“This Video Game Review Thing That Happened in 2012 as Onset of Pitchfork’s Decline”

Wow… there’s lacking a sense of humor, and then there’s sitting poker faced and “reviewing” a video game soundtrack created by a veteran of indie rock, stating in the review that the game is “pulse-pounding, A-list action game.” Yes, video games are still exciting, provided that you live with your parents in Lake Forest and also collect Dexter figurines.

The band HEALTH popped up in The New Yorker this past week, and brought on about 1,500 words or so detailing the band’s achievements from the last few years, achievements which were unique in that they included being approached about soundtracking a major video game (Max Payne 3). Even as a HEALTH fan, I didn’t know this had happened until I read the article. But then HEALTH had not been a pitchfork darling per their prior album, the infectious Get Color, as the album received only a 7.4/10 rating on the site (though cokemachineglow.com was hitting its stride at this time, and commendably championed Get Color). So even though I was a regular reader of coke machine glow, they didn’t review this video game soundtrack. Imagine that.

The whole pitchfork situation is extremely troubling, because the aforementioned 7.4 rating they gave Get Color is a scant 0.4 points ahead of what they gave the video game soundtrack. The reviewer apparently thinks that Rockstar Studios did HEALTH a huge favor not only monetarily, but artistically, as well, in offering them the opportunity to soundtrack gunshots and fake, bloody screams… all happening while presumably there’s still a real world out there, actual verdict on this pending.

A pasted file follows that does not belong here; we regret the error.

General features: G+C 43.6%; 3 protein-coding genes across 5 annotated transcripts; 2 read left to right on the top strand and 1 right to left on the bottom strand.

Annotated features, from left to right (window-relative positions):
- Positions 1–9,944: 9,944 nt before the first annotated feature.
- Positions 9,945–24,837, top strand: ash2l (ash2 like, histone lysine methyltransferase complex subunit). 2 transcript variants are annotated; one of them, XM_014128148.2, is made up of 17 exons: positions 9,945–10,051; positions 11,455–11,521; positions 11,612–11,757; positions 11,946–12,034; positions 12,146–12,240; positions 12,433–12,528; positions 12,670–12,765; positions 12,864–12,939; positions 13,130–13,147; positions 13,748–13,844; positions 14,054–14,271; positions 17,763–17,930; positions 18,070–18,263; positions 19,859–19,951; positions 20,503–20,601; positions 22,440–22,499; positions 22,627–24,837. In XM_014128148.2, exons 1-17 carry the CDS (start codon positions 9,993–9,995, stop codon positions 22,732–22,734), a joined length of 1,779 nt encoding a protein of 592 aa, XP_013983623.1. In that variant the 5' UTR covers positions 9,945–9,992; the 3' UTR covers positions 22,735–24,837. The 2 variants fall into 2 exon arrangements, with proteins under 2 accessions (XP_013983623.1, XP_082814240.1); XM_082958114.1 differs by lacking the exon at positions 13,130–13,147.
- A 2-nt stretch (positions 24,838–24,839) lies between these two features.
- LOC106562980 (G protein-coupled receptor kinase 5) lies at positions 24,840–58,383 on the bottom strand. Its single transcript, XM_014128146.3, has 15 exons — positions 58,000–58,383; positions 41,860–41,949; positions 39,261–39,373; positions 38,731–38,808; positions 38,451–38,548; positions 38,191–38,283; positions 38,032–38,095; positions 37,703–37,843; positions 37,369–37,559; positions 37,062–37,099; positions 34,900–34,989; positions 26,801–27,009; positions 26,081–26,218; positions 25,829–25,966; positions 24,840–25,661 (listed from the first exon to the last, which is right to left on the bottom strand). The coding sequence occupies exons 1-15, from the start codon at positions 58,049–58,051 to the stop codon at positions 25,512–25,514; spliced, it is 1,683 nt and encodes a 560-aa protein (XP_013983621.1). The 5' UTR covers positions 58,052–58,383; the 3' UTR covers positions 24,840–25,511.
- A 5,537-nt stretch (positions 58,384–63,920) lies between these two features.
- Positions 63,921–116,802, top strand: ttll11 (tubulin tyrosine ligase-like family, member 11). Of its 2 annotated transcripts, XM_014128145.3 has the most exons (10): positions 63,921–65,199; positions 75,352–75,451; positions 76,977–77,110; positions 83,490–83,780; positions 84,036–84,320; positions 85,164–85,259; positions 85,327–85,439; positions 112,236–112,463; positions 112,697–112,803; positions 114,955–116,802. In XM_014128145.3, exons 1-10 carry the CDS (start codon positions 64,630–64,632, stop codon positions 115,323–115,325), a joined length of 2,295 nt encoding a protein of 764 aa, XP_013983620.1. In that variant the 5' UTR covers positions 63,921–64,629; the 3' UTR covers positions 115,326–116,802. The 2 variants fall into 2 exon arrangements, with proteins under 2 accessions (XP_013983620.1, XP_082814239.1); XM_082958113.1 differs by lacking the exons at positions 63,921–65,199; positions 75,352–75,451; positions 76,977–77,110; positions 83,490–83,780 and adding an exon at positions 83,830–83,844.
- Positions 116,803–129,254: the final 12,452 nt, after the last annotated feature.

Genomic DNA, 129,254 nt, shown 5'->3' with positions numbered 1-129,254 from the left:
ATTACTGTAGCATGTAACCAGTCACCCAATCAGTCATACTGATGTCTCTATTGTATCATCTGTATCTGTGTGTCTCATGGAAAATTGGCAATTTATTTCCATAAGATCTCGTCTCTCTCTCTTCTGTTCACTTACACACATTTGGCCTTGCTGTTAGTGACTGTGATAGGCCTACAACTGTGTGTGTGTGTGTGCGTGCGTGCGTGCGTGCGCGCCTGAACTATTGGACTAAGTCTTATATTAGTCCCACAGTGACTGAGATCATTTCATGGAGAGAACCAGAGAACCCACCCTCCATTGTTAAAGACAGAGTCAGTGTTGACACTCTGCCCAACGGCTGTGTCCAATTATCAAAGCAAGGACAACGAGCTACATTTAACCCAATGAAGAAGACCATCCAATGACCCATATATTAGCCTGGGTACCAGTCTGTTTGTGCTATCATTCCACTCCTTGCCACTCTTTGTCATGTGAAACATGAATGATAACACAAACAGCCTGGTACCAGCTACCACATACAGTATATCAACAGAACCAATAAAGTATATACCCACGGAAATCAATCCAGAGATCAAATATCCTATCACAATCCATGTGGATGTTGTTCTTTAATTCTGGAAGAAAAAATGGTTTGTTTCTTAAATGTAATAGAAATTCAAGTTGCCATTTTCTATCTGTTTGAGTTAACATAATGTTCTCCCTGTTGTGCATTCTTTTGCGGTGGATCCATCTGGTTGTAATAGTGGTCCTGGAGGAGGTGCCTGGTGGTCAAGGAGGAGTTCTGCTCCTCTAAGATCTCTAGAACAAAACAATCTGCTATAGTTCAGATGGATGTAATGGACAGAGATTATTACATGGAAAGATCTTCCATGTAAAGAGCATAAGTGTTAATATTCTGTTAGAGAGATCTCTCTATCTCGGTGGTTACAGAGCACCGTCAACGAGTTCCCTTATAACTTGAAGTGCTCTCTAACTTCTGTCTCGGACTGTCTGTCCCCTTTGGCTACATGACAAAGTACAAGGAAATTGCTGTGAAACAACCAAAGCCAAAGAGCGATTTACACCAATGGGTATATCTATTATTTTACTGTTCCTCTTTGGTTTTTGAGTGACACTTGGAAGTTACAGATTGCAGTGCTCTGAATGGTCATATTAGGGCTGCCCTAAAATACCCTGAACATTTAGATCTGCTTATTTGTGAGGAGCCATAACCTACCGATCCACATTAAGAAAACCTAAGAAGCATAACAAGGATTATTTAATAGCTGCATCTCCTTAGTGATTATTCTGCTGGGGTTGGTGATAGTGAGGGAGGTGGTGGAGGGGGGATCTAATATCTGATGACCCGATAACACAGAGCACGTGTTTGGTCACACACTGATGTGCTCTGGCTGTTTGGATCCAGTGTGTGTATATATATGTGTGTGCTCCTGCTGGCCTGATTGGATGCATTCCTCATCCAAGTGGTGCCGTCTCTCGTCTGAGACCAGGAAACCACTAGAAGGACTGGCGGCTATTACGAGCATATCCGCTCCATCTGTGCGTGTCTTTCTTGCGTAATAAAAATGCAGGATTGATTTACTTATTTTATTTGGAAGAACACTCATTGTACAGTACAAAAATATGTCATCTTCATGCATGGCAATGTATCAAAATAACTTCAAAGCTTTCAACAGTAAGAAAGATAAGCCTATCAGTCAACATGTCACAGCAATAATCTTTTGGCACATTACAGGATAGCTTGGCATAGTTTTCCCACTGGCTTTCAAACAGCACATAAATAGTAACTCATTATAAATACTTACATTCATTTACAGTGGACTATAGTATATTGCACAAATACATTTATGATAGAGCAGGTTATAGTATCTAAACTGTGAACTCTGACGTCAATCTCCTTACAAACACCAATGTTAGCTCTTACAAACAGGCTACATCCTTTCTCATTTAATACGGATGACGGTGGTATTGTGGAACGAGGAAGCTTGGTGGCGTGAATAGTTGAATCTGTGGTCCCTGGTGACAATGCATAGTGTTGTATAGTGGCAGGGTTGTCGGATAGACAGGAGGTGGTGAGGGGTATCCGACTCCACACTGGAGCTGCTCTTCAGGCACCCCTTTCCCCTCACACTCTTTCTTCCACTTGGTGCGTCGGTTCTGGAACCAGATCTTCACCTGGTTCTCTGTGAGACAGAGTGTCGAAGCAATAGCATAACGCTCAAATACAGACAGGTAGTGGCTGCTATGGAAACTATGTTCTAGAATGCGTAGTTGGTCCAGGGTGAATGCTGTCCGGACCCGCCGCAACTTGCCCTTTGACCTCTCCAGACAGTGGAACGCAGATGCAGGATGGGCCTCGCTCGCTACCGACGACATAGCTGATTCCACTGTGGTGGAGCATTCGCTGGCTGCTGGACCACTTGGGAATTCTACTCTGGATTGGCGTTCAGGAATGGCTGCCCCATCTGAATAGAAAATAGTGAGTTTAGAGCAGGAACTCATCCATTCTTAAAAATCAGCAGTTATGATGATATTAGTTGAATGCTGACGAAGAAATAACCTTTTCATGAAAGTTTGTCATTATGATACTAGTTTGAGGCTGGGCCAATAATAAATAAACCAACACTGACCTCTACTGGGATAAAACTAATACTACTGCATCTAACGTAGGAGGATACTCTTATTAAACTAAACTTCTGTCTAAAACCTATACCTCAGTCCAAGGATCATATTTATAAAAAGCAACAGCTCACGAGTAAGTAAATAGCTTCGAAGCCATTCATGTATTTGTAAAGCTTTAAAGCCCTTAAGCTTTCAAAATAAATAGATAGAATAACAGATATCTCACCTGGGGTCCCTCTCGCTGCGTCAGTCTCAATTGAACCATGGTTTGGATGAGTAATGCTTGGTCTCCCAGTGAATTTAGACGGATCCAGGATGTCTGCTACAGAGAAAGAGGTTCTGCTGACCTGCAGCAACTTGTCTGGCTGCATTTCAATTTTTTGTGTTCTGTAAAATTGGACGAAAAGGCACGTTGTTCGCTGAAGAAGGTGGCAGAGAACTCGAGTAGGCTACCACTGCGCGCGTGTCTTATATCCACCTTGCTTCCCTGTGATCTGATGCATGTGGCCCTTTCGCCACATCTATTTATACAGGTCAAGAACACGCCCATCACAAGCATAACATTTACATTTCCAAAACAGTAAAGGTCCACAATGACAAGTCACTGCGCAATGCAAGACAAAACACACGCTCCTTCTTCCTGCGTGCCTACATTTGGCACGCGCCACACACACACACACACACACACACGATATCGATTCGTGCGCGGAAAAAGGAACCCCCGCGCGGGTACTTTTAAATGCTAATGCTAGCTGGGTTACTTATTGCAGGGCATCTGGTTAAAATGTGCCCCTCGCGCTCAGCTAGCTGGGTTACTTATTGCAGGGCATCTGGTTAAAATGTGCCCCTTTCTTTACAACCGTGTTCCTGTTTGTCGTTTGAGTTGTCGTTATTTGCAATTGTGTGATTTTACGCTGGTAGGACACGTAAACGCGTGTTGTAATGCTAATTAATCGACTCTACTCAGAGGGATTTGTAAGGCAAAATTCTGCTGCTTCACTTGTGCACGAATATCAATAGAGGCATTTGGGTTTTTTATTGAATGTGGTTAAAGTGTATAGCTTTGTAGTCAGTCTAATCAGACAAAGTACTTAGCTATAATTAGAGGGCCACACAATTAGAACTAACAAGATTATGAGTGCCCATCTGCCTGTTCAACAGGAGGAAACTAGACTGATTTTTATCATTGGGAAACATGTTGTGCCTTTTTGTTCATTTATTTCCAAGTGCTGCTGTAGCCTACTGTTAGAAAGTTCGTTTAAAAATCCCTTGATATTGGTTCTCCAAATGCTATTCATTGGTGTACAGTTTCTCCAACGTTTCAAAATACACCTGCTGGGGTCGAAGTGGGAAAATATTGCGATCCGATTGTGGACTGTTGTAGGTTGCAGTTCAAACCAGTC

For those unfamiliar with the concept of music (you know, that thing going on between episodes of you vividly envisioning killing people), there are things called “song structures,” which inherently cannot incorporate into video games, as the action of video games is unpredictable, save by some staged event orchestration. HEALTH was your basic talented indie act — their style was unusual, somewhat like a Modest Mouse or something, but their songs had a “pop appeal,” [1] also somewhat like Modest Mouse. The idea is ebb and flow, breadth and climax, of the band’s own designing. This is a significant aspect of the art, otherwise anybody at all would be able to sit down (or in the olden days, stand up), and create music. This is why when people say Kurt Cobain “sucked at guitar,” you should beer crotch them. Music is not a matter of playing quantifiable notes on your instrument… it’s not a “drapery of sound.” Artistic statements are made structurally, something at which The Shins likewise excelled, as they hardly ever would wowed anyone with their chops, or stylistic innovation. At times, it can almost feel like your music has a soul, or something. For all other moments, there’s pitchfork.


[1] The exact terminology used in A Pretty Good Read, Alan Goldsher’s Modest Mouse biography.

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